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1960s: Do you remember Stockwell’s?

Lead Summary
Steve Roush-
Ladies and gentlemen, since prices in the 1960s are so “inexpensive,” at least compared to today’s inflated dollars, wouldn’t it be nice to purchase some 1960s furniture to decorate a room in your home?

In Hillsboro in the early 1960s, we have a few places to choose from, among them: D.M. Evans Co.; Johnnie’s Bargain Center; Pierce Furniture; Phillips Furniture; and Stockwell Furniture Co.

Perhaps we will visit all of these, but let’s start with Stockwell’s, located at 935 W. Main St. in Hillsboro. (Today, 935 W. Main St. is home to NAPA Auto Parts and was Holthouse Furniture before that.)

Stockwell’s was owned in the 1960s by Dick Starbuck, and the store with “over 40 years of fine furniture” was open on Thursdays, Fridays and Saturdays until 9 p.m. The phone extension if you’d like to call is 3-3334.

As far as prices at Stockwell’s, a five-piece living room suite could be had for $199, with Drexel and Kroehler bedroom suites for $75-$100. Luxurious Berkline swivel rockers and recliners are specially priced at only $79.95.

For $65, you could get a Mr. and Mrs. Cherry Hill Rockers, because, “Ah, yes, there is a difference: he’s taller, bigger, so is his chair,” and according to a newspaper ad at the time, “she’s shorter, smaller, lighter, so is her chair.” These rockers are “designed for the solid comfort for Mr. and Mrs. for relaxation and are available in a choice of eight fabrics harmonizing with the warmth of Cherry wood finish.”

Now, if you’re looking for a deal, check out the west corner window, as “everything in our west corner front window is on Special Sale. You’ll love the bargains you’ll see there … all tables, lamps, chairs, sofa beds and card chair tables reduced by as much as half.”

Stockwell’s maintained it was the furniture store for “young lovebirds” and wove a cautionary tale. The ad began, “It all looked so easy. Here they were – young and in love and engaged – looking for furniture for their new apartment. And there was an ad, big, black and brassy, that showed three rooms of furniture for only $295 – even including a stove and refrigerator! It seemed too good to be true.”

It does sounds too good to be true to me.

“It was,” the ad answered.

The advertisement continued a tale of woe, “When our lovebirds arrived at the store the next day, several things happened. First, they were told that all of the advertised items had been sold, even though the ad appeared only the day before, ‘But over here,’ said the salesman as he herded them into another section of the store, ‘is really a better buy. A little more expensive, but…’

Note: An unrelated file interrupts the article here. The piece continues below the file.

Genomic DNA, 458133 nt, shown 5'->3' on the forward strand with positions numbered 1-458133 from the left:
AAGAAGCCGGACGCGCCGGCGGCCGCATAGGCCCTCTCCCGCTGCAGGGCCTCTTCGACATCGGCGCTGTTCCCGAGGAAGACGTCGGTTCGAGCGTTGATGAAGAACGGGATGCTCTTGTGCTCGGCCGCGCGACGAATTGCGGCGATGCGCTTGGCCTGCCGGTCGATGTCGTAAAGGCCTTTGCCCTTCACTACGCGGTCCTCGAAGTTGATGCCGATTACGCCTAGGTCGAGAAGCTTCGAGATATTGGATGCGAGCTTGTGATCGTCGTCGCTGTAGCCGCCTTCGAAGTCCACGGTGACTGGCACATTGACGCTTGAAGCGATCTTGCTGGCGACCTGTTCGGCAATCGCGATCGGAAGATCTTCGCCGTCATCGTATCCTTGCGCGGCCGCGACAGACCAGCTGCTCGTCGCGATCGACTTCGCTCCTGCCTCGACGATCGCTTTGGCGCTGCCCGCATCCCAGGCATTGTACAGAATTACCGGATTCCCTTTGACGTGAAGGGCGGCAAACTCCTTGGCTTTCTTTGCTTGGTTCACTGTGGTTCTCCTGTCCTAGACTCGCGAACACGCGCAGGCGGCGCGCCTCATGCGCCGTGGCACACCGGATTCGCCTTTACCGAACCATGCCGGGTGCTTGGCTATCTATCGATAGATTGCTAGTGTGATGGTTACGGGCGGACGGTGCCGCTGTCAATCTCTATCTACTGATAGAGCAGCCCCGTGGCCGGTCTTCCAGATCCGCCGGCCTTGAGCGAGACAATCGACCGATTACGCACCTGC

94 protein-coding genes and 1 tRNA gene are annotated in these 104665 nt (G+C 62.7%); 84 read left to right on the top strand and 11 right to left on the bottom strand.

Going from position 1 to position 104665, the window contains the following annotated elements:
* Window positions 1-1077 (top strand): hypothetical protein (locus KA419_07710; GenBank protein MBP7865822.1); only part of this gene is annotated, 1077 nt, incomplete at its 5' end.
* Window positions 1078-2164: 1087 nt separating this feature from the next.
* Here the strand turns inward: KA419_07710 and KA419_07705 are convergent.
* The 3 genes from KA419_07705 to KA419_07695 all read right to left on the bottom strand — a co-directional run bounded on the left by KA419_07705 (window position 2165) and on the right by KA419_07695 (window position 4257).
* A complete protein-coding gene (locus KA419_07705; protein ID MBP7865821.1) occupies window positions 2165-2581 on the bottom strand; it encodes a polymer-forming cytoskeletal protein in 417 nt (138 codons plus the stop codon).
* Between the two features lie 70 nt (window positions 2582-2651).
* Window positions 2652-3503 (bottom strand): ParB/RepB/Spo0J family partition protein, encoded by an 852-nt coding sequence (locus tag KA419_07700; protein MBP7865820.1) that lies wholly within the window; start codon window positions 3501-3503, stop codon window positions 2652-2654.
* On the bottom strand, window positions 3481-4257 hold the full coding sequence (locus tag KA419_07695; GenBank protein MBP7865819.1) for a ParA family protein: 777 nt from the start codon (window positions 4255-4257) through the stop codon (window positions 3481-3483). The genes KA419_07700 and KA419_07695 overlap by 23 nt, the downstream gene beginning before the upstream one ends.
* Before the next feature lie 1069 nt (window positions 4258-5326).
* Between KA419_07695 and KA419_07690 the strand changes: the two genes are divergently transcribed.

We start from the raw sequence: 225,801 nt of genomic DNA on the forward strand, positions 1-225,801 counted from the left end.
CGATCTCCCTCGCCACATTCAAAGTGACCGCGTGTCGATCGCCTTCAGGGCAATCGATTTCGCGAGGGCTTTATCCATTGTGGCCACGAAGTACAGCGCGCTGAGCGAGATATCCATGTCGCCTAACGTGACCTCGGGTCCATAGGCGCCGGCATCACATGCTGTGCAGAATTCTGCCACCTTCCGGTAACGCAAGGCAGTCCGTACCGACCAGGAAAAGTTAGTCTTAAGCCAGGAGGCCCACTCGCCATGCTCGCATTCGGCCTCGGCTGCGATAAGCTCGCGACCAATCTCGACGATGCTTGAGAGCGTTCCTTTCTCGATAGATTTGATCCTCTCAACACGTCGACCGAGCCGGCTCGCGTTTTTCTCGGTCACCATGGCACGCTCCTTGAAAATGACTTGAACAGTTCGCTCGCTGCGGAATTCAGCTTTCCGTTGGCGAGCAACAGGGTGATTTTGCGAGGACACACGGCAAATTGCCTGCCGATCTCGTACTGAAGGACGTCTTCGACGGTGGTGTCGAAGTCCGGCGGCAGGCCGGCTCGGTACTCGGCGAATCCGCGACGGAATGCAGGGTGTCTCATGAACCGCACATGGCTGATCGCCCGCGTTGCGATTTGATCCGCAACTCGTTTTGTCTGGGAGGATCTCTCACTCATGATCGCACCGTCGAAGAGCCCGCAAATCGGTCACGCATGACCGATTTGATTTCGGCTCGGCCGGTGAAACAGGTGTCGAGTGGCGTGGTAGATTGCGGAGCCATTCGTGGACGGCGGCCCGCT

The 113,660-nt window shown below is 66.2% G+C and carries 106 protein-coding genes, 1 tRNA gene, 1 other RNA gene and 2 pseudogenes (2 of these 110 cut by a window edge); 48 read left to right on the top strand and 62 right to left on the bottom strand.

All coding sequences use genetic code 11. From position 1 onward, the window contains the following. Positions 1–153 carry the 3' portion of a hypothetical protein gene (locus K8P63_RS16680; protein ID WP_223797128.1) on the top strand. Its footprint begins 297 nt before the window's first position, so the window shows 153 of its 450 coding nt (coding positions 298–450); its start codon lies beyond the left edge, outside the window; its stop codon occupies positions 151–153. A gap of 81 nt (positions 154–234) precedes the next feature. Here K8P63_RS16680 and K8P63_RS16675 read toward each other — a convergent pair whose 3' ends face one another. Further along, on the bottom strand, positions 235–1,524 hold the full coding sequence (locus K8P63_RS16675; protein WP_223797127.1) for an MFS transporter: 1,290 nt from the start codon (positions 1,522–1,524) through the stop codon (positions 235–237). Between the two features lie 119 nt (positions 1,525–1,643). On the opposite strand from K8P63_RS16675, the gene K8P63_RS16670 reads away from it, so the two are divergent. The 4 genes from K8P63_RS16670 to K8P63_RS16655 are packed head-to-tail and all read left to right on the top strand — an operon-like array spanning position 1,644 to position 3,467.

“You can guess the rest,” the ad continues.

“High-pressure selling, a final price they shouldn’t pay and couldn’t afford. Credit terms that tied them hand and foot … and when the furniture arrives, some piece not what they bought at all, shop-worn, cheaper brands. Damaged! Adjustments? Complaints? Ask the people who have tried!”

“So how can one avoid this disaster?” I wonder to myself.

“How to avoid it?” the ad answers. “Simply use good sense. Don’t be taken in by wild claims by bargains that are obviously impossible. Read ads with your eyes wide open. Buy at a store where you know the dealings are fair and honestly presented, where the sales people are well-informed and are out to serve you, rather than to ‘take’ you.”

By golly, I bet these aforementioned shenanigans don’t happen at Stockwell furniture store!

“There are such reliable furniture stores right here in the area, and Stockwell’s in Hillsboro is one of them … Their long-standing reputation for reliability and their ‘attitude’ toward young love are worth considering when shopping for furniture.”

Folks, consider the above a public service announcement dedicated to all you young lovebirds out there.

The owner of the store in the 1960s, Charles Richard “Dick” Starbuck Jr., was born Aug. 10, 1919, married Shirley Stockwell in 1942, served in the Navy during World War II, joined the H.S. Stockwell Furniture Store in 1947 and passed away July 18, 2008 at the age of 88. Shirley Stockwell Starbuck was born Aug. 23, 1920, moved to Florida with her husband after he retired in 1973 and passed away June 4, 2011 at the age of 90.

Let’s pause for now, and we’ll continue next time.

Steve Roush is vice chairman of the Highland County Historical Society Board of Trustees, a vice president of an international media company and a columnist and contributing writer for The Highland County Press. He can be reached by email at

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